Supply and demand
Just like any financial asset, government bond prices are dictated by supply and demand. The supply of government bonds is set by each government, who’ll issue new bonds as and when they are needed. Demand for bonds is dependent on whether the bond looks like an attractive investment.
Interest rates can have a major impact on the demand for bonds. If interest rates are lower than the coupon rate on a bond, demand for that bond will rise as it represents a better investment. But if interest rates rise above the coupon rate of the bond, demand will drop.
How close the bond is to maturity
Newly-issued government bonds will always be priced with current interest rates in mind, meaning that they’ll usually trade at or near their par value. And by the time a bond has reached maturity, it’s just a pay out of the original loan – meaning that a bond will move back towards its par value as it nears this point.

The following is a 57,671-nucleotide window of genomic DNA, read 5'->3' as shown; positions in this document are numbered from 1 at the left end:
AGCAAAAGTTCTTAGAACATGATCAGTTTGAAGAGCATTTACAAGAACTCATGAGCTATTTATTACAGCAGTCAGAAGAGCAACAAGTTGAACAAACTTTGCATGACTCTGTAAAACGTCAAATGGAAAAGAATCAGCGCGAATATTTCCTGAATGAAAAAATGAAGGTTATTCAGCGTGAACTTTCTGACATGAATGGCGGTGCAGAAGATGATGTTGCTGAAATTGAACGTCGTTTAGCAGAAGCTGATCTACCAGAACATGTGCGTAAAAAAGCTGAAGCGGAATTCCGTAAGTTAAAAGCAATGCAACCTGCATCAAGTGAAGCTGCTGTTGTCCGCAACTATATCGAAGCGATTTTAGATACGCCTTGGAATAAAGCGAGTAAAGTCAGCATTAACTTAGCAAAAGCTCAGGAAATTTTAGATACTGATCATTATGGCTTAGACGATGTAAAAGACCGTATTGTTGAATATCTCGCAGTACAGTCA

The number of interest rate payments remaining before a bond matures will also have an impact on its price.
Government bonds are usually viewed as low-risk investments, because the likelihood of a government defaulting on its loan payment tends to be low. But defaults can still happen, and a riskier bond will usually trade at a lower price than a bond with lower risk and a similar interest rate.
The main way of assessing the risk of a government defaulting is through its rating from the three main credit rating agencies – Standard and Poor’s, Moody’s and Fitch.